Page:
REVIEW: Johnny Depp Channels an Urbane, Dissolute Hunter S. Thompson in The Rum Diary
After years of watching Johnny Depp give performances from behind thick rings of pirate eyeliner or masks of outlandish Tim Burton makeup, it's a relief to see him, more and more often these days, acting with nothing but his real face. In Bruce Robinson's The Rum Diary -- liberally adapted from Hunter S. Thompson's novel -- Depp plays a wayfaring, hard-drinking journalist, Paul Kemp, who has drifted to Puerto Rico, circa 1960, where he lands a job at a floundering, two-bit newspaper, The San Juan Star. Its editor, played by a cigar-chomping Richard Jenkins, hires him reluctantly; never mind that he was the only person who applied for the job.
Kemp quickly falls in with an equally dissolute colleague at the paper, Sala (a whiskery, appealing Michael Rispoli). But in between bouts of drinking and attending cockfights, he's still able to detect, through his fuzzy, alcohol-fueled vision, the disparity between the rich and poor on the island. "You have to check into a hotel just to see the ocean," he reflects at one point. Nonetheless, he manages to fall in with corrupt real-estate wheeler-dealer Sanderson (Aaron Eckhart), who has plans to develop luxury hotels on an unspoiled island. Sanderson hopes to get Kemp to write favorably about this shady enterprise, which Kemp refuses to do -- until he lands in a bind that Sanderson helps him wriggle out of. After that, he feels indebted to the creep; a further complication is that he's fallen hard for Sanderson's fiancée, a tough but juicy little peach named Chenault (Amber Heard, who makes a great, glamorous moll).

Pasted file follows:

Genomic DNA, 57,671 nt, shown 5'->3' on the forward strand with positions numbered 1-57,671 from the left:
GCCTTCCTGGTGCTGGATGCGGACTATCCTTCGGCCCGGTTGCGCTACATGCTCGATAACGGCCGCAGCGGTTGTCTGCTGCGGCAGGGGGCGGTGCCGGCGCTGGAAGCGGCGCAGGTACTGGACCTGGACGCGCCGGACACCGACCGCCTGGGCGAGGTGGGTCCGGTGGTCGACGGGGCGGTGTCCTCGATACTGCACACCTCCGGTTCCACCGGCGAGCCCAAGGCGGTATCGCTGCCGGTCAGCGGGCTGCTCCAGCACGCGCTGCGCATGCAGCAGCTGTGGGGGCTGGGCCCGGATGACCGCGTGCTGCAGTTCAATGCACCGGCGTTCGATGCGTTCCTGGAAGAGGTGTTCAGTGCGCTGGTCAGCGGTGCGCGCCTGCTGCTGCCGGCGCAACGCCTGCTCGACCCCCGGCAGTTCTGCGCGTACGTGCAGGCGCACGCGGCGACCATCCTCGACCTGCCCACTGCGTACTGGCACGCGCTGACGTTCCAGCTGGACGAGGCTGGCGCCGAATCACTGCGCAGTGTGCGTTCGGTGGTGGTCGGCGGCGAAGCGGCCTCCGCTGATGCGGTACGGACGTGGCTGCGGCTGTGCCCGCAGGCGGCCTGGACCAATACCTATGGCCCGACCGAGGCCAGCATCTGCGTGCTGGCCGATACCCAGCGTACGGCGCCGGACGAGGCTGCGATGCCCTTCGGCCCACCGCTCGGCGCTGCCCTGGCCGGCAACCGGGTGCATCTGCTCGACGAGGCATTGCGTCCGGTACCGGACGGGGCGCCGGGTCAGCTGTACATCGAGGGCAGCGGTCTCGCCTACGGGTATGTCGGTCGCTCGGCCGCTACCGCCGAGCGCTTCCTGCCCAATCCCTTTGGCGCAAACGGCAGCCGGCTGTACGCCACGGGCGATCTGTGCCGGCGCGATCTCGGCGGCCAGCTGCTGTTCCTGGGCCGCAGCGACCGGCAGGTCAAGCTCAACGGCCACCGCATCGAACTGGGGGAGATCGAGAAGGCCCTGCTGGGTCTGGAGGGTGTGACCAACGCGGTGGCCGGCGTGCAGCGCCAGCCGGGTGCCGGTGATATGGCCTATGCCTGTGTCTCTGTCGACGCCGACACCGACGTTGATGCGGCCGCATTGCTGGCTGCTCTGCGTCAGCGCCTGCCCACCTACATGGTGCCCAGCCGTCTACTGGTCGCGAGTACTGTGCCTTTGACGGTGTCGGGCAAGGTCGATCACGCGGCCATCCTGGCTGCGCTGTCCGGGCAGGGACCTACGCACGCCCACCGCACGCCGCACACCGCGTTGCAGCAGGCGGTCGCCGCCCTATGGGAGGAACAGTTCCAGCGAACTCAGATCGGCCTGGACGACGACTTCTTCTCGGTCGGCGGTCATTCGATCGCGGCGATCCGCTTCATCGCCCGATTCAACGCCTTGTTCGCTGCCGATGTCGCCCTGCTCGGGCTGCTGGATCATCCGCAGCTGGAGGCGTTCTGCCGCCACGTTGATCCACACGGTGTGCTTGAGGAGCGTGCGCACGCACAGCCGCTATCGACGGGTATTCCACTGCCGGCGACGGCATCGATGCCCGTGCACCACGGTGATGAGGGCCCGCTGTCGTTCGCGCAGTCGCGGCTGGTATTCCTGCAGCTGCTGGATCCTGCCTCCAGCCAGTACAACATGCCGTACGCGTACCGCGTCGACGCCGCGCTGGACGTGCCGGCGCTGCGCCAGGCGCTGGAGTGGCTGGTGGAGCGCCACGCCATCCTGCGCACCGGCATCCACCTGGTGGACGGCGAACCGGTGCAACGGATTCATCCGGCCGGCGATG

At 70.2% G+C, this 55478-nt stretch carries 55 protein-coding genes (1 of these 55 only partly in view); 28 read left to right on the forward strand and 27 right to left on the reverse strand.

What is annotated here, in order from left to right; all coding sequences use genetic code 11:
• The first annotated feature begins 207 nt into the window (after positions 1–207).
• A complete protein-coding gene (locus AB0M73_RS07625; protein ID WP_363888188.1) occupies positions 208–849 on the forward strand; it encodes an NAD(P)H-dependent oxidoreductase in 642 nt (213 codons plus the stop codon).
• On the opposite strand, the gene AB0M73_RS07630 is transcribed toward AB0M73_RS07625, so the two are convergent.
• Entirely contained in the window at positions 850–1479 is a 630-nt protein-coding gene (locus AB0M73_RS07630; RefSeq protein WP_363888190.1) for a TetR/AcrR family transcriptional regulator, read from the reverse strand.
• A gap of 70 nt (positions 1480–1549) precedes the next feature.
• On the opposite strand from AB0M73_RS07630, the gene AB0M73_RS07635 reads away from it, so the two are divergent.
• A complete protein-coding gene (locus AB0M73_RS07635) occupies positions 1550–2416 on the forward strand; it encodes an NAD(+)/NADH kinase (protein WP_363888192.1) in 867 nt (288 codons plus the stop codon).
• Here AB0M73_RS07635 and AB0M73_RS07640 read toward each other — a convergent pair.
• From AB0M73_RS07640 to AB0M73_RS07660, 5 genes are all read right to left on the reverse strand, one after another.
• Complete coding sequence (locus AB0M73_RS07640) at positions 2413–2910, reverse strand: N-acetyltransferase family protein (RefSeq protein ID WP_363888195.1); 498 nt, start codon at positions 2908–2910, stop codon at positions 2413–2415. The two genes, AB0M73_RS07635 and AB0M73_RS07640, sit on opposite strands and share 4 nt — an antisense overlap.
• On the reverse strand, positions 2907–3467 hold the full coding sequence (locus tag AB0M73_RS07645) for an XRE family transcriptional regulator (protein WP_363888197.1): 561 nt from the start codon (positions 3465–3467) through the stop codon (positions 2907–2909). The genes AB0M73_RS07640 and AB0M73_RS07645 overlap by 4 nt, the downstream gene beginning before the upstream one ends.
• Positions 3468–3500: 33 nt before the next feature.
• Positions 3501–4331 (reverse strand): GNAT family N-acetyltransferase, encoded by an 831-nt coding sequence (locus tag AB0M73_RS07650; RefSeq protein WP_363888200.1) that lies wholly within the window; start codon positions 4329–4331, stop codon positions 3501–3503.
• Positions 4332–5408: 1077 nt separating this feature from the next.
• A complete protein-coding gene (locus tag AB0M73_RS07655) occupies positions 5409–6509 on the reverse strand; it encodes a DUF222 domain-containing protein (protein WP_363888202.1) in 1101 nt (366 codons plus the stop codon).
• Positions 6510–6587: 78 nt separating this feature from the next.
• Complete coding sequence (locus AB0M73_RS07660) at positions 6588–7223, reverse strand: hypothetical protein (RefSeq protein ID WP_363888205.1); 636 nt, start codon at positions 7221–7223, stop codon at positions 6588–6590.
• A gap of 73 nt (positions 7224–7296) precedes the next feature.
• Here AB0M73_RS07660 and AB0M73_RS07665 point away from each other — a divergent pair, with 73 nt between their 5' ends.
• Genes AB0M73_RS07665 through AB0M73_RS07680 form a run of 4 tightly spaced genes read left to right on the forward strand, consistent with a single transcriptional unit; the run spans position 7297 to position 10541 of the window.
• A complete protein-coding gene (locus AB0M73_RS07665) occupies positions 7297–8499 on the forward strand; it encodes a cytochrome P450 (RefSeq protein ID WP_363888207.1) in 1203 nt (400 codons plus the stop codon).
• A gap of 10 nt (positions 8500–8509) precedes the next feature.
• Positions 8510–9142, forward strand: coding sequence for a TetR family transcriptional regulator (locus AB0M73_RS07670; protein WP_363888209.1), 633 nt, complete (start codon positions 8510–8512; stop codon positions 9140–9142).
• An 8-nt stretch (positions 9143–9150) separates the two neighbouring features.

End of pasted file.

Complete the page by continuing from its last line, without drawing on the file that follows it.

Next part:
Even if Thompson's novel -- which he began in 1959 but which wasn't published until the late '90s -- contains some obvious biographical elements, Depp doesn't play Kemp as a rehash of Raoul Duke, the Thompson stand-in he played in Terry Gilliam's 1998 Fear and Loathing in Las Vegas. Depp's Kemp is one part smooth and urbane, one part down and dirty: He looks equally at home zipping around San Juan, dressed in a neat sports jacket and dapper Panama, or crawling his way out of bar-room brawl. In the movie's opening scene, he stands semi-naked in the middle of a trashed hotel room, sporting a burst blood vessel in his left eye and looking a bit like a stunned raccoon. But even when he's making an unglamorous entrance like this one, Depp has star charisma to spare, and his deadpan demeanor only adds to his allure. In the middle of that trashed room is a wrecked mini-bar; unable to find its tiny key, Kemp had tried to smash it open. When he's confronted by the stunned room-service guy, he explains dryly, "I was looking for some nuts. I tend to avoid alcohol."
Robinson -- who directed the 1987 Withnail & I, and who wrote the screenplay for The Killing Fields -- has fashioned The Rum Diary into a rambling entertainment that ultimately doesn't have enough punch. The picture has a low-key, shoulder-shrugging quality; even though it's nicely shot by DP Dariusz Wolski, who avails himself of all the tropical colors on offer, The Rum Diary ultimately leaves a blurry and indistinct impression, as if it somehow lost its sense of direction on the way to its ending.
Then again, maybe that's Thompson for you: The picture at least has some pleasant, shambling energy. We also have Depp to thank for the fact that it exists at all: Depp, who was friends with Thompson, was visiting the larger-than-life journalist at his home in Woody Creek when he came across the unfinished manuscript for The Rum Diary. He urged Thompson to publish the book, hoping to make a movie out of it. Thompson died in 2005, but Depp, who has a producer's credit on the film, has at last been able to make good on his promise. The Rum Diary may not be straight-up Thompson. But at least it's wily and mischievous enough to count as Thompson on the rocks.
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